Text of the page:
First, a quick list of available in-place upgrade options: you can go directly to Windows 7 from Vista SP1 or SP2, but not from non-upgraded Vista or an older OS like XP or Windows 2000. In addition, you can't cross architectures (32bit to 64bit or vice versa) or native language versions (Vista in English to Windows 7 in German). That said, Stanek believes that upgrading carries forward a lot of baggage, while a new install clear out many programs and drivers you forgot you had.
Second, you can't upgrade any Vista home versions to Windows 7 business versions. This may be a concern for companies buying laptops that often ship with a Vista Home Basic or Home Premium version. Those units will have to be wiped and a clean Windows 7 install performed to move up to a Business, Professional, or Ultimate license.
Sites with multiple language support across their PCs using add-on language packs can upgrade between languages with a little extra work. You must uninstall the language pack, upgrade to Windows 7, then reinstall the language pack.
Stanek recommends those interested in Windows 7 to strongly consider moving up to 64bit architecture. Desktop PCs sold for the last three years or so, and laptops 18 months old or younger, should support Windows 7 64bit edition. Unlike with Vista, all the drivers needed, both 32bit and 64bit, are included. The USMT (User State Migration Tool) version 4 will pull 32bit settings and apply them to the 64bit installed operating system.
Another advantage of USMT version 4 is the use of hard-link remapping for user data files. In the past, techs had to migrate data before the upgrade. Now, Windows 7 with USMT tracks the user's data during the upgrade and pulls the settings and files from the Windows.old file. As long as the data files are in the expected places (My Documents, etc.), and the active hard disk partitions remain in place, the data will be available in the expected places after the upgrade. USMT is free and can be downloaded from download.microsoft.com as part of the WAIK (Windows Automated Installation Kit).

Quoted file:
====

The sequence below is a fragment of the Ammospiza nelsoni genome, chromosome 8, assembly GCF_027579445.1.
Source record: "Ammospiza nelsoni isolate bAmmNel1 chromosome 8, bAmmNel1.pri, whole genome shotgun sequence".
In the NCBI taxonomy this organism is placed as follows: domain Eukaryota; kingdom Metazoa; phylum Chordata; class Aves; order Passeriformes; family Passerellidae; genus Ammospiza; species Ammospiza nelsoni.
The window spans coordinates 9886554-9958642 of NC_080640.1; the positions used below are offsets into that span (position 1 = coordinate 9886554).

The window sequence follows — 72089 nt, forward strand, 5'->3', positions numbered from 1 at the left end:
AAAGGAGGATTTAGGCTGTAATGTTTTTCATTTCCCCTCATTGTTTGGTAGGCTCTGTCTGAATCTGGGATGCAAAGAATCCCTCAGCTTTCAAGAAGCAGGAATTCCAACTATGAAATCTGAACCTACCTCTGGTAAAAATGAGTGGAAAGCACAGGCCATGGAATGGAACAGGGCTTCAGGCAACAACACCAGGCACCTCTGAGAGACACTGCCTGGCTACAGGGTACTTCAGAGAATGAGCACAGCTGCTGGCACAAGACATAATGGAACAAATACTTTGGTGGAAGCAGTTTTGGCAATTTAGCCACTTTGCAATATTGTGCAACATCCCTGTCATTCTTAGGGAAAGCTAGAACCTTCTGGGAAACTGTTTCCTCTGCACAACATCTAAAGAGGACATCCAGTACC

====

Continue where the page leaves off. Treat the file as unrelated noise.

Smaller companies without the resources to automatically apply USMT via remote client management tools should check out Windows Easy Transfer. The utility copies settings and data to external storage such as a network or USB hard drive. After the upgrade, most of the settings and all the data should be applied correctly. Have patience, however, and verify your backup before starting the process.
Windows 7 XP mode works quite well, but is available only on business, not home, editions. You can add XP applications to the primary start menu. When started, those applications automatically kick off the Hyper-V based XP mode process. Users never have to worry about starting or stopping XP mode.
This features does, however, require a Hyper-V capable CPU and a BIOS tweak to activate Hyper-V on startup. Most newer CPUs, including models from both Intel and AMD, include Hyper-V support. Make sure you ask the vendor specifically, because not all new processors will support XP mode.
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